Gungi Joro: A satirical take on married life

Gungi Joro: A satirical take on married life

Unfortunately, dialogue delivery in the performance was weak.
22 May, 2016

ISLAMABAD: On the fifth day of the ongoing Youth Drama Festival, a play by Urdu dramatist and writer Syed Imtiaz Ali Taj was brought to life by students from the Arid Agriculture University, Rawalpindi.

The play, which is a work of satire that depicts the typical problems of a married couple, is called Gungi Joro and was performed at the National Art Gallery. The festival is a juried event.

Set in the office of a judge whose wife is mute, beautiful and wealthy, the play revolves around the loving couple. The husband wishes his wife could speak so he could hear her confess her love for him.

After miraculous treatment, his wife gains the ability to speak, at which point her husband realises she was better off mute. He is irritated by constant, irrelevant arguments and her arrogance, to the point that he takes medication that will make him lose his hearing.

The performance was directed by Mohammad Bilal, who also played the male lead. The play ran for an hour and consisted of one set and four actors.

Mr Bilal said: “We wanted to revive old theatre, with decent language, without slapstick humour, and with wordplay and lines that trigger laughter in the audience.”

Sidra Suleman, who played the female lead, said: “People miss the artistic form of theatre they could enjoy with their families. Our effort is to make them realise how good quality theatre used to be.”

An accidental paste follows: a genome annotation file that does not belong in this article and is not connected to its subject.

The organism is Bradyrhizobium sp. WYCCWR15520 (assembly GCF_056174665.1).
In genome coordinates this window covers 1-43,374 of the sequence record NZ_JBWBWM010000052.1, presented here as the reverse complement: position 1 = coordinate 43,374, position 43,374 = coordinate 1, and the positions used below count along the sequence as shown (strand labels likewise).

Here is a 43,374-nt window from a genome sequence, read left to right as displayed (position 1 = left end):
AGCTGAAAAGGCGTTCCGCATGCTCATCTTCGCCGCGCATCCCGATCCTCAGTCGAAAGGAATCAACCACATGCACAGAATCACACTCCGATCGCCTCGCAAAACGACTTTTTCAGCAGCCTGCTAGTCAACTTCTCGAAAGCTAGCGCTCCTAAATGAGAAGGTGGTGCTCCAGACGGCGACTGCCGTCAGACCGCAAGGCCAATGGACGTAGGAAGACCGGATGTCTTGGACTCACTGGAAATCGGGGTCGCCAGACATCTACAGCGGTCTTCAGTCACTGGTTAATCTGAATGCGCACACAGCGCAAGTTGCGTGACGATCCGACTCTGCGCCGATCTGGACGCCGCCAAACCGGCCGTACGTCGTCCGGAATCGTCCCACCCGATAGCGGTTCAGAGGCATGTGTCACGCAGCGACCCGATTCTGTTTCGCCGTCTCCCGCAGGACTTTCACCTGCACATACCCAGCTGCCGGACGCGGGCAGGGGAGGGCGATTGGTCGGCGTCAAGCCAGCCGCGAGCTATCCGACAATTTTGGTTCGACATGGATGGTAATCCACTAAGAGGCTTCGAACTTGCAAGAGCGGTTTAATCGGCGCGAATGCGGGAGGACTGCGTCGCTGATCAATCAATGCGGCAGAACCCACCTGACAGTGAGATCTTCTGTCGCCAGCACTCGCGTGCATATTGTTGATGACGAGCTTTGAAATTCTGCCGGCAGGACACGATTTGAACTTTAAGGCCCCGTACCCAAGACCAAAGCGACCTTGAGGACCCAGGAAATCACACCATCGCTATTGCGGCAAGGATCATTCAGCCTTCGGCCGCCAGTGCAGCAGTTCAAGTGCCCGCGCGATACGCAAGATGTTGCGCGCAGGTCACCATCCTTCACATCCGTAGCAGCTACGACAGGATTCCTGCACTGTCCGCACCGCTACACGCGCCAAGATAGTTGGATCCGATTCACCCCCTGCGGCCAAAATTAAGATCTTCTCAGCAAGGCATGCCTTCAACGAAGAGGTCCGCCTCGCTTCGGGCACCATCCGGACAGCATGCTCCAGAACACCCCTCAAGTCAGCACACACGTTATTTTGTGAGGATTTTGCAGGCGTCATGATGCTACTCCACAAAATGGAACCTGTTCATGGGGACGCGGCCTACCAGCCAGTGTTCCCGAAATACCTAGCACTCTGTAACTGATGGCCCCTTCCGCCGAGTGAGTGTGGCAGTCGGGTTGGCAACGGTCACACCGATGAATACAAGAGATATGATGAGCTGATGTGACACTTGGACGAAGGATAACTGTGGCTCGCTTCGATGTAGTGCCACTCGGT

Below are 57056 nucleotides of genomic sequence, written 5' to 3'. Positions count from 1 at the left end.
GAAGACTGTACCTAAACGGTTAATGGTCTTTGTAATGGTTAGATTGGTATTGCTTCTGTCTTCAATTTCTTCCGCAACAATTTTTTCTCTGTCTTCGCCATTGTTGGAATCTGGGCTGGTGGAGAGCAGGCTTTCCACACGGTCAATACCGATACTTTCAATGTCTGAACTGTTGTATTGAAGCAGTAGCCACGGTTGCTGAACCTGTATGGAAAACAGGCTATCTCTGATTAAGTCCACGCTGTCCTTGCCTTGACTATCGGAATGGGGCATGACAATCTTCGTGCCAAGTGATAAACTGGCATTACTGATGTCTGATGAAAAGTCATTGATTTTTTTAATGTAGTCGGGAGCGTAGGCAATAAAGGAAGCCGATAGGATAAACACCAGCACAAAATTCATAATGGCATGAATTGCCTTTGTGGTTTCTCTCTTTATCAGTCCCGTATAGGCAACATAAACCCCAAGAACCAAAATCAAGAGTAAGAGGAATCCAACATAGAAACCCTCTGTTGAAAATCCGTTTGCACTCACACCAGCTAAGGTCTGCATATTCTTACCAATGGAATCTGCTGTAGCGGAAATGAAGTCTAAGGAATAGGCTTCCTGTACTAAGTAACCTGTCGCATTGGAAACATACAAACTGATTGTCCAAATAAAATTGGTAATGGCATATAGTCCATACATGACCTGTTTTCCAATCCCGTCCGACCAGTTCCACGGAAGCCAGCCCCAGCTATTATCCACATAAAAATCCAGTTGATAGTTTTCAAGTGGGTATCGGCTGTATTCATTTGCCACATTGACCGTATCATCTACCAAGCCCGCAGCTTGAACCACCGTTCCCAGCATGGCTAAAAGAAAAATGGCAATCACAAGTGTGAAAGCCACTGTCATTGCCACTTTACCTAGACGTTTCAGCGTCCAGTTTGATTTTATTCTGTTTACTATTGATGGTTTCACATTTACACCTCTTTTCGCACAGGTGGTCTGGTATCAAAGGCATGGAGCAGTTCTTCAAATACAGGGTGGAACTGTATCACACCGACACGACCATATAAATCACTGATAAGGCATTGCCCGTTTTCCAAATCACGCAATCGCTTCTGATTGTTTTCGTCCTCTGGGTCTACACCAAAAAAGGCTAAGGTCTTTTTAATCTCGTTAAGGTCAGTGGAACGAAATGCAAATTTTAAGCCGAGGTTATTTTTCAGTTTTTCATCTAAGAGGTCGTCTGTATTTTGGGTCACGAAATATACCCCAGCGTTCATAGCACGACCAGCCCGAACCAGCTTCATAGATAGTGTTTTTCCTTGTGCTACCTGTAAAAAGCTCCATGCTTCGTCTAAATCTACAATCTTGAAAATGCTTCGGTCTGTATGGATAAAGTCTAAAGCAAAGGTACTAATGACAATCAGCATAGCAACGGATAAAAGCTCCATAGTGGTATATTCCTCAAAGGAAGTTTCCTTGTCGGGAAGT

Unfortunately, dialogue delivery in the performance was weak. The lines also felt rushed, which has bothered judges throughout the drama festival.

Shahid Masud, a former controller at PTV, has urged aspiring theatre actors to differentiate between stating, delivering and performing dialogue.

“Students are obviously rehearsing insufficiently, and this is possible why dialogues are not coming to them naturally and they are just throwing lines. Acting is a time consuming exercise, and must be done with a lot of feeling,” Mr Masud said.

The theatre group is not made of first-timers, and the group has won theatre competitions before. Mr Bilal played his character well, and captured his frustration in being distracted by his wife’s relentless conversation while he worked. Ms Suleman too, played the role of the wife well, and not only annoyed her husband but also some of the audience members.

The next two performances will be Diya Jalaye Rakna and Ishq Gadagar on Saturday.

Originally published in Dawn, May 21st, 2016